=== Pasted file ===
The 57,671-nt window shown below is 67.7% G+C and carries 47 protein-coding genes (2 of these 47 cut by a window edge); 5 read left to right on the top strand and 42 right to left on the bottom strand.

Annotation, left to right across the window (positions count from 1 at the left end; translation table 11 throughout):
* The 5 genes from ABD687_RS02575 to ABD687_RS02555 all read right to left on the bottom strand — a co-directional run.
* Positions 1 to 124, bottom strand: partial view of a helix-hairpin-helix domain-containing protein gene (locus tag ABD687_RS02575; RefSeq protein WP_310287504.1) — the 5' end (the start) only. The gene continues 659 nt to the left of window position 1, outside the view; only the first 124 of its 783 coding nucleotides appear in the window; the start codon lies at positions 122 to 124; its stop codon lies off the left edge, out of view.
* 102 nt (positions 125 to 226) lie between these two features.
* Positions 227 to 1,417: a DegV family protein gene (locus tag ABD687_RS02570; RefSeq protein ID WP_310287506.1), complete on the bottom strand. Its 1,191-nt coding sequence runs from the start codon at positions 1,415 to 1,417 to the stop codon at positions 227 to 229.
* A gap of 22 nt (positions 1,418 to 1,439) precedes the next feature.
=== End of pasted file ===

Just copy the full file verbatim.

The 57,671-nt window shown below is 67.7% G+C and carries 47 protein-coding genes (2 of these 47 cut by a window edge); 5 read left to right on the top strand and 42 right to left on the bottom strand.

Annotation, left to right across the window (positions count from 1 at the left end; translation table 11 throughout):
* The 5 genes from ABD687_RS02575 to ABD687_RS02555 all read right to left on the bottom strand — a co-directional run.
* Positions 1 to 124, bottom strand: partial view of a helix-hairpin-helix domain-containing protein gene (locus tag ABD687_RS02575; RefSeq protein WP_310287504.1) — the 5' end (the start) only. The gene continues 659 nt to the left of window position 1, outside the view; only the first 124 of its 783 coding nucleotides appear in the window; the start codon lies at positions 122 to 124; its stop codon lies off the left edge, out of view.
* 102 nt (positions 125 to 226) lie between these two features.
* Positions 227 to 1,417: a DegV family protein gene (locus tag ABD687_RS02570; RefSeq protein ID WP_310287506.1), complete on the bottom strand. Its 1,191-nt coding sequence runs from the start codon at positions 1,415 to 1,417 to the stop codon at positions 227 to 229.
* A gap of 22 nt (positions 1,418 to 1,439) precedes the next feature.